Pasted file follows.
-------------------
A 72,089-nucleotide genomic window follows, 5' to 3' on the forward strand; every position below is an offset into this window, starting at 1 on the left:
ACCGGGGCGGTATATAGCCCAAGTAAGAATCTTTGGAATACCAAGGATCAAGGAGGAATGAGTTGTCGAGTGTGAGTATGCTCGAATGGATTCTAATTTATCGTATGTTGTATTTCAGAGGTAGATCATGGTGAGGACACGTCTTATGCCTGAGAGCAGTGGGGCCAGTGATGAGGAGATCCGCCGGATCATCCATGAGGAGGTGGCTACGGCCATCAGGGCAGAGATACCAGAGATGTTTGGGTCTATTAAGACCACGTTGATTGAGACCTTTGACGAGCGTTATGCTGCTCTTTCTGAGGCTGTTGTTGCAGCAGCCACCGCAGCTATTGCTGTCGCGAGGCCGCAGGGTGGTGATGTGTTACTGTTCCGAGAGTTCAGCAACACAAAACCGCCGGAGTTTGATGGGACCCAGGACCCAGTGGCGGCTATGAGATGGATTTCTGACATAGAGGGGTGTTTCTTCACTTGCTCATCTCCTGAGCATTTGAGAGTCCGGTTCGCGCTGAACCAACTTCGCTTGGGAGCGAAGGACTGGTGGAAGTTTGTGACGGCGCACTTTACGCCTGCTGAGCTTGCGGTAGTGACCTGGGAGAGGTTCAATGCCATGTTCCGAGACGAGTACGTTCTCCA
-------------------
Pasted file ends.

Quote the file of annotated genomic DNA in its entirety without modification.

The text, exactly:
A 72,089-nucleotide genomic window follows, 5' to 3' on the forward strand; every position below is an offset into this window, starting at 1 on the left:
ACCGGGGCGGTATATAGCCCAAGTAAGAATCTTTGGAATACCAAGGATCAAGGAGGAATGAGTTGTCGAGTGTGAGTATGCTCGAATGGATTCTAATTTATCGTATGTTGTATTTCAGAGGTAGATCATGGTGAGGACACGTCTTATGCCTGAGAGCAGTGGGGCCAGTGATGAGGAGATCCGCCGGATCATCCATGAGGAGGTGGCTACGGCCATCAGGGCAGAGATACCAGAGATGTTTGGGTCTATTAAGACCACGTTGATTGAGACCTTTGACGAGCGTTATGCTGCTCTTTCTGAGGCTGTTGTTGCAGCAGCCACCGCAGCTATTGCTGTCGCGAGGCCGCAGGGTGGTGATGTGTTACTGTTCCGAGAGTTCAGCAACACAAAACCGCCGGAGTTTGATGGGACCCAGGACCCAGTGGCGGCTATGAGATGGATTTCTGACATAGAGGGGTGTTTCTTCACTTGCTCATCTCCTGAGCATTTGAGAGTCCGGTTCGCGCTGAACCAACTTCGCTTGGGAGCGAAGGACTGGTGGAAGTTTGTGACGGCGCACTTTACGCCTGCTGAGCTTGCGGTAGTGACCTGGGAGAGGTTCAATGCCATGTTCCGAGACGAGTACGTTCTCCA